Justin Courtney Pierre "In the Drink" Review
In the Drink, the debut solo effort from former Motion City Soundtrack vocalist Justin Courtney Pierre, focuses on all the trademarks that make his songwriting unique and special, while also introducing elements and ideas unexplored in his previous musical endeavors. The record can be upbeat and pop-influenced, it can take darker and moodier turns at times, all while maintaining a cohesive feel and energy that is instantly recognizable as Justin Courtney Pierre.
From the first notes of the opening track “Undone,” there is a familiar air about the music, as Justin, accompanied by just a single strumming guitar, sings about how no matter what he tried to do or how he tried to accomplish it, “the whole thing came undone.” This honest account of a man feeling down on his luck and like a lost cause is one that is incredibly relatable, but still presented in a unique and witty way that is identifiably Justin Pierre. As the song progresses, additional instrumentation builds around Pierre’s voice, before leading into track two, “Anchor,” which introduces itself with an infectious sing-along vibe as Justin sings about his many quirks and nuances, and about needing someone to fall back on and to support him in spite of those faults.
The record next presents a slew of blink-and-you-miss-it tunes with “I Don’t Know Why She Ran Away,” a synth-pop-rock anthem familiar to fans of Pierre, “Moonbeam,” a mellow tune that pushes into new sonic territory with an electronic and bass guitar-driven sound, and “Ready Player One,” which presents a new outlook as the chorus loudly proclaims “I was afraid but now I’m ready.” Each of these three songs clock in at just over two minutes apiece, making the middle section of the album fly by very quickly and leaving the listener longing for more, eagerly anticipating the next half of the record. “I’m a Liar” again slows the pace down, exploring a more reflective side of Pierre, as he sings about being unsure, distant, and growing older, a sentiment to which many can relate. “Sooner” and “Shoulder the Weight” pick the energy back up, the latter being driven by a thick, gritty bass groove that is a particular highlight of the track, switching up the typical guitar or synth-led composition of the album.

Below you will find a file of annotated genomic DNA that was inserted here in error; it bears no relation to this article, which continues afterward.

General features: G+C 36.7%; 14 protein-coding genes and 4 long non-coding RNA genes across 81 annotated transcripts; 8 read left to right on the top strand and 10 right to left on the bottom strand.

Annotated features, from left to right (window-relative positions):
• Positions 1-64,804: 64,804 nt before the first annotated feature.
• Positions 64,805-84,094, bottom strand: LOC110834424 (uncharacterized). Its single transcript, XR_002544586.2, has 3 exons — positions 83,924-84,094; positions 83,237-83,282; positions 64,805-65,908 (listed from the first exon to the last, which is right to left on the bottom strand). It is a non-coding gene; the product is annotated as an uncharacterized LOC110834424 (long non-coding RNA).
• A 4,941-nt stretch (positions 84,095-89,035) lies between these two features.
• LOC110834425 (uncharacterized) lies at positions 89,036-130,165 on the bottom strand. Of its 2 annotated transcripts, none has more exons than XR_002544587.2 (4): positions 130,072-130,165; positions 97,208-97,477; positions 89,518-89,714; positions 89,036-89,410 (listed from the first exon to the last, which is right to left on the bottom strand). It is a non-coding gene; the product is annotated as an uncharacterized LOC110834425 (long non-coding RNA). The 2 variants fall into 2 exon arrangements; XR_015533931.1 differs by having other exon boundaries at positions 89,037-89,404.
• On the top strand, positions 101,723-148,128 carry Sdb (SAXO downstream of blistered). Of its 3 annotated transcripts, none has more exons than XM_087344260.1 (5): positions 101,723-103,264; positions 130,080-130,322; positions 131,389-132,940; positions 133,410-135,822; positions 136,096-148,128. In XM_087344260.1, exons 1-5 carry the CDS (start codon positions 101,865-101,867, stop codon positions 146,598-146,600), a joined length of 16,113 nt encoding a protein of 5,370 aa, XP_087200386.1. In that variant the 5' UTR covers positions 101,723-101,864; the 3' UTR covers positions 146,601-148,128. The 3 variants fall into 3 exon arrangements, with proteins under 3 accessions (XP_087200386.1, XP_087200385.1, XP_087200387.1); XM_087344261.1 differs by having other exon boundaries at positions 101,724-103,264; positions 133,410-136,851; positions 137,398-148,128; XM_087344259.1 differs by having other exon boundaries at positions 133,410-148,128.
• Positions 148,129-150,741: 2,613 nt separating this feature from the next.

The title track “In the Drink” is a classic example of everything listeners have come to love about Justin Pierre’s songwriting. It is fast, catchy, and energetic, and perfectly sums up the record and the individual in a single song. The record caps off with “Goodnight Hiroyuki,” which utilizes the trademark synthesizer sound in such a way that adds a droning effect, as the atmosphere created by these is one of chaos or alarm, a sharp contrast to Justin’s calm and soothing vocals.
Fans of Pierre’s previous work will undoubtedly enjoy In the Drink, but this record proves that there is much more to Justin Courtney Pierre’s musicianship and songwriting chops than what he has previously done. This record tackles new sounds explores new themes and breathes new life into a familiar face. Boundaries are being pushed, risks are being taken, and the payoffs are incredibly satisfying. This record is an enjoyable ride from start to finish.
Review by Trevor Hancock